Wall Street's MVPs, Oracle vs. Larry Ellison, and flawed science at uBiome
Chip Somodevilla / Getty Images
There's an old adage that the most valuable asset a financial institution has walks out the door every day. That may seem less true today, as Wall Street firms invest billions into their own tech and startups. But the denizens of Wall Street still have a significant part to play.
In dealmaking, star bankers are in high demand. As Alex Morrell reported this week, Bank of America Merrill Lynch has been on an investment-banking hiring blitz, with the bank most recently landing a Lazard veteran who worked on a $100 billion beer merger.
Barclays meanwhile has lost five bankers specialising in deals involving financial institutions in the past month, according to Dakin Campbell and Trista Kelley. They reported that the bankers left because of a variety of individual factors, though some included the British bank's efforts to cut compensation costs in order to meet a year-end profitability goal.
In related news, UBS sent its bankers an email listing books like 'Charlotte's Web' to help them deal with change as it reportedly mulls job cuts. And we published Deutsche Bank's new org chart following a massive restructuring and 18,000 job cuts.
In the hedge fund world, Bradley Saacks profiled eight people with new ideas about data, fees, and tech who are shaking up the $3.2 trillion hedge fund game. And he reported that a Viking Global hedge fund that's helping turn startups into unicorns is hiring more people to ramp up investments.
In private equity, Casey Sullivan reported that KKR has quietly started hiring college seniors. That comes as private equity pushes to recruit earlier and earlier to battle fierce competition for young talent. And whereas these firms used to send junior staff off for an MBA after a few years, they're now keeping some around to help spend all the money they've raised.
And in wealth management, you hear about the importance of a human touch all the time. We talked to wealth advisers about some of the next-level requests they've delivered for uber-rich clients, including herding cows and hiring private investigators, all in the name of providing a personal service.
In related news, Rebecca Ungarino reported that the private-wealth-management arm at UBS has launched a group to help its US advisers provide family-office-style services to their ultrarich clients. And Rebecca talked to Pepper Anderson, who joined $5 billion wealth manager Chilton Trust as CEO from JPMorgan's private bank this summer. She wants to double advisers at the firm's largest offices in two years.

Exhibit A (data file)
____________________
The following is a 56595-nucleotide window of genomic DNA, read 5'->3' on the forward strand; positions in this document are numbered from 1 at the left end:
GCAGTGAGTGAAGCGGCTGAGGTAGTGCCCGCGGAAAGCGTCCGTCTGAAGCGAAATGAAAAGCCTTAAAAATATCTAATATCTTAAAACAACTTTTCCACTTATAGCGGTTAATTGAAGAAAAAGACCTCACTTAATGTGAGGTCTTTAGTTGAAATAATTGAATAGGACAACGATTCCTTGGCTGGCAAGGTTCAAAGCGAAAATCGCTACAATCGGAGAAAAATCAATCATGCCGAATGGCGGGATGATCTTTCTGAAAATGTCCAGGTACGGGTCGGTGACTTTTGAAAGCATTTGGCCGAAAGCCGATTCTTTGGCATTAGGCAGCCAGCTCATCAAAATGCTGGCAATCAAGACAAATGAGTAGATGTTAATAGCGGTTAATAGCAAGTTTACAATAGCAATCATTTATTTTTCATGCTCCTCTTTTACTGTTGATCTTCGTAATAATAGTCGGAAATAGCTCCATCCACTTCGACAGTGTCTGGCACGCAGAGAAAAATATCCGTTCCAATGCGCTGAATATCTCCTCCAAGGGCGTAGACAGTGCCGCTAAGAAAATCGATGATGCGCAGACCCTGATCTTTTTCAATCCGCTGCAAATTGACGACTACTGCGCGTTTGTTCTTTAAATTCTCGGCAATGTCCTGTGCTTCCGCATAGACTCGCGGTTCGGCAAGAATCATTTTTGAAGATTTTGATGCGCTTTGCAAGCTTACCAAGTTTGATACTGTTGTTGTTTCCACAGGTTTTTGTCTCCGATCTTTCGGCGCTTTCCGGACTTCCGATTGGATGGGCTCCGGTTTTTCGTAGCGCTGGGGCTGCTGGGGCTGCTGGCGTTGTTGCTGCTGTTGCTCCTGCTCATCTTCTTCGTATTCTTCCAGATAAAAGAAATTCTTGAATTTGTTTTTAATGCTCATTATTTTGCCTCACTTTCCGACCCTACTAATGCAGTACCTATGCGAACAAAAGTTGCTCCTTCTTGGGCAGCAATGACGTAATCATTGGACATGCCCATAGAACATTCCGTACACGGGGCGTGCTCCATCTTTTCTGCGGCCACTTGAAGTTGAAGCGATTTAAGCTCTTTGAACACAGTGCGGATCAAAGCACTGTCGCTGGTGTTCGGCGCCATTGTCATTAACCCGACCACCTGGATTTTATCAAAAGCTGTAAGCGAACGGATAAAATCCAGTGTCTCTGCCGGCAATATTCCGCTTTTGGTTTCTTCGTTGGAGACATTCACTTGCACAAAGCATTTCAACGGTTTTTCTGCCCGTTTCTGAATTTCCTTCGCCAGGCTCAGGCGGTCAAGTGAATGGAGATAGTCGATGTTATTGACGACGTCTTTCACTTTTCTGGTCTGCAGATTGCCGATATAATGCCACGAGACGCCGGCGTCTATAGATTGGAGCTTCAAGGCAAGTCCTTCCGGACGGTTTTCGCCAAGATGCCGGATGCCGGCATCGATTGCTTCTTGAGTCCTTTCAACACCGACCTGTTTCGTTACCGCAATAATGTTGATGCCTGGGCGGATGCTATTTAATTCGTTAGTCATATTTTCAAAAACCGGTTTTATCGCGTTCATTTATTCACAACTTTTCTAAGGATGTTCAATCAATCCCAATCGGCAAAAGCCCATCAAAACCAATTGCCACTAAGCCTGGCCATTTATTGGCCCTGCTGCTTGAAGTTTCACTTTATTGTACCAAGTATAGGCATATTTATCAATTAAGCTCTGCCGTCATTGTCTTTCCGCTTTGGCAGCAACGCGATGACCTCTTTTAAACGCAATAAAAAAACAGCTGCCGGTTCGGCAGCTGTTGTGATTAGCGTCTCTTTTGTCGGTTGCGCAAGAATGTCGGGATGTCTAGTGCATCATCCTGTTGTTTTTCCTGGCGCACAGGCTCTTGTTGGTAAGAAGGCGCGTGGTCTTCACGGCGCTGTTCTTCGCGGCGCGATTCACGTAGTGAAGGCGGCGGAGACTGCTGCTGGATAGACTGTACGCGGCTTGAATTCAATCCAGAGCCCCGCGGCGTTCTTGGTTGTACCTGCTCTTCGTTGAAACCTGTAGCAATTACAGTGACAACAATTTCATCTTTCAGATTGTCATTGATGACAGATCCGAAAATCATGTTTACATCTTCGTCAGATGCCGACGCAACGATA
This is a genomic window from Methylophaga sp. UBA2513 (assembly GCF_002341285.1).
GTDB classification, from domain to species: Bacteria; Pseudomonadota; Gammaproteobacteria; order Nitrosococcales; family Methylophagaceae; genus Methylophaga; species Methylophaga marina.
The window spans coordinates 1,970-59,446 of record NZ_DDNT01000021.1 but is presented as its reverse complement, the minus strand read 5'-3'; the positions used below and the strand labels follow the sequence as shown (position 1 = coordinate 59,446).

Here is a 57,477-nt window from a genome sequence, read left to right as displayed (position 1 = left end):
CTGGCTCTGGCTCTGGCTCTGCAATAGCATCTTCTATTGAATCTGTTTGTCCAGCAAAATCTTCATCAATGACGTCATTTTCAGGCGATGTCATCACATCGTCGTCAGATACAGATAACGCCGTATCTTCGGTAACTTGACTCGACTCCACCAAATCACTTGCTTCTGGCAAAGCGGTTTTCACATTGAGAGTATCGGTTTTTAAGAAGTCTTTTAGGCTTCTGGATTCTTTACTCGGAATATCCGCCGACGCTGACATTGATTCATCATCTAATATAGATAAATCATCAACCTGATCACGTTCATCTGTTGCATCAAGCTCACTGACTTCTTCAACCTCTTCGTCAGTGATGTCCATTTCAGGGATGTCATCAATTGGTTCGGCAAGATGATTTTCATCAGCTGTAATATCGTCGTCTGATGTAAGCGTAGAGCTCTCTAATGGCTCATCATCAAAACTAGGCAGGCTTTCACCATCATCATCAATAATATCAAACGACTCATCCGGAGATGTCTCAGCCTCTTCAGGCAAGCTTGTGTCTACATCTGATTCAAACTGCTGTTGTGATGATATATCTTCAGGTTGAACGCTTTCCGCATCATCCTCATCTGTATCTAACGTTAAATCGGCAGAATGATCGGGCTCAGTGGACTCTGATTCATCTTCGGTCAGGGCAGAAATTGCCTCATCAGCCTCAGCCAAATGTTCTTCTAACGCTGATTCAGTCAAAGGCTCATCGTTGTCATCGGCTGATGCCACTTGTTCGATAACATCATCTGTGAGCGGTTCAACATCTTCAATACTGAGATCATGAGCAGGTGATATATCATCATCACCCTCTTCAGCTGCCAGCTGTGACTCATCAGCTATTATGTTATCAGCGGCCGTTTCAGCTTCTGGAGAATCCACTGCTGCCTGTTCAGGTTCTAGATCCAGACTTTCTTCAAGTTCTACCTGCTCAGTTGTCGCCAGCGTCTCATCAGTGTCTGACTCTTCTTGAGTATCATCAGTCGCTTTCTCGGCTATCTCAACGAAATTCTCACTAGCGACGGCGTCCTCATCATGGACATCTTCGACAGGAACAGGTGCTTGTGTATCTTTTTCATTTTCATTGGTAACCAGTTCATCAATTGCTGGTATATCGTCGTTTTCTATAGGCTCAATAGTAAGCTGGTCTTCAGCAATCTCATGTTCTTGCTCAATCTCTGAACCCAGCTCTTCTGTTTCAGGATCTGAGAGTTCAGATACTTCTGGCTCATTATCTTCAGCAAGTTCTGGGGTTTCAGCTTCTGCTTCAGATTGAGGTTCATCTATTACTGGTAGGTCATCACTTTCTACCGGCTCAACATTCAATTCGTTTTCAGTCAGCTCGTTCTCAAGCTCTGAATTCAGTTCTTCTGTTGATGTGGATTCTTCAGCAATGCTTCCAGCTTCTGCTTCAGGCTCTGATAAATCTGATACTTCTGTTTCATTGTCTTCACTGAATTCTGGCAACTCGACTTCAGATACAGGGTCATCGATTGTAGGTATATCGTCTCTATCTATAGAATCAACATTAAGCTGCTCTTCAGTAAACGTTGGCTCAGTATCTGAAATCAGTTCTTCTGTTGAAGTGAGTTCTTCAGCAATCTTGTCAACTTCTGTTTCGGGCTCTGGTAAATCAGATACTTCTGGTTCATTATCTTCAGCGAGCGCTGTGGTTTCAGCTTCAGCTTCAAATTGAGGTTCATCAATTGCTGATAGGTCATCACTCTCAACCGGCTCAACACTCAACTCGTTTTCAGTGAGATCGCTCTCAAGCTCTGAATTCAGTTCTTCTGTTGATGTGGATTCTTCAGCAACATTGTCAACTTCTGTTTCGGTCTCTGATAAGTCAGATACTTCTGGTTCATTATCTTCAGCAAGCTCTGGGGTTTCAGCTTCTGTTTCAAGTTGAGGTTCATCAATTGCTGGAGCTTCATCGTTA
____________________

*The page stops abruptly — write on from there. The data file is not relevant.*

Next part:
What have we missed? Let me know.
We're hosting two webinars for Prime members in the coming weeks that you should check out:
- We'll be asking Patty McCord, the first chief talent officer at Netflix, to break down the most dangerous traps that bosses fall into - and how to avoid them. Check it out here.
- We'll be talking to Cy Scott, CEO of the buzzy cannabis tech company Headset, about his VC fundraising tips. Check it out here.
- Dan DeFrancesco talked to Ediz Ozkaya, Goldman Sachs' head of AI strategies in securities, about the bank's investment in H20.ai and what makes the startup stand out in the crowded AI field.
- Rosalie Chan talked to David Heinemeier Hansson, cofounder and CTO of Basecamp, about why it ditched Google Cloud for Amazon this summer.
- Ben Pimentel talked to Peter Ungaro, the CEO of Cray. He explained why, 14 years after taking over as CEO, it was time to sell to HPE for $1.3 billion.
- Ben also talked to Andy Purdy, Huawei's US chief security officer, who said he's been called a traitor for defending the Chinese tech giant. He says his goal is to "promote a safer cyberspace."
- Ashley Rodriguez talked to Andy Yeatman, a top exec at the kids entertainment company Moonbug and former director of kids and family content at Netflix. He said family shows stop subscribers from canceling, and talked through who the major streaming buyers are today.
- Emma Court talked to Cameron Turtle, the 29-year-old chief business officer of the rare-disease biotech Eidos Therapeutics, who also who worked on the listing of BridgeBio, 2019's biggest biotech IPO. He told us the two key lessons that made it a success.
Finance and Investing
WeWork parent The We Company's recent S-1 filing provided the clearest look yet at the coworking giant's impressive growth and wide losses.
The yield curve's recent inversion sparked a frenzy of selling in the stock market because of the signal it has historically sent about a recession.
It's hard to find inexpensive stocks in today's market, and yield might be even harder to find. But David Kostin - the chief US equity strategist at Goldman Sachs - says one group of stocks might fit both criteria.
Tech, Media, Telecoms
Thanks to a decision by three of Oracle's board members, Oracle is now suing its own founder-chairman, Larry Ellison, and CEO Safra Catz for billions of dollars.
The marketing-tech company Nanigans is shopping its social ad business to advertising and marketing companies, according to industry sources.
Regulators are starting to rattle the advertising industry.
Healthcare, Retail, Transportation
When Elisabeth Bik, then the science editor at microbiome startup uBiome, told the company's CEOs that its primary dataset - an analysis of poop samples - was soiled with data that didn't belong, she was waved away, she said.
Health insurance startups just came out with their second-quarter financial results for 2019.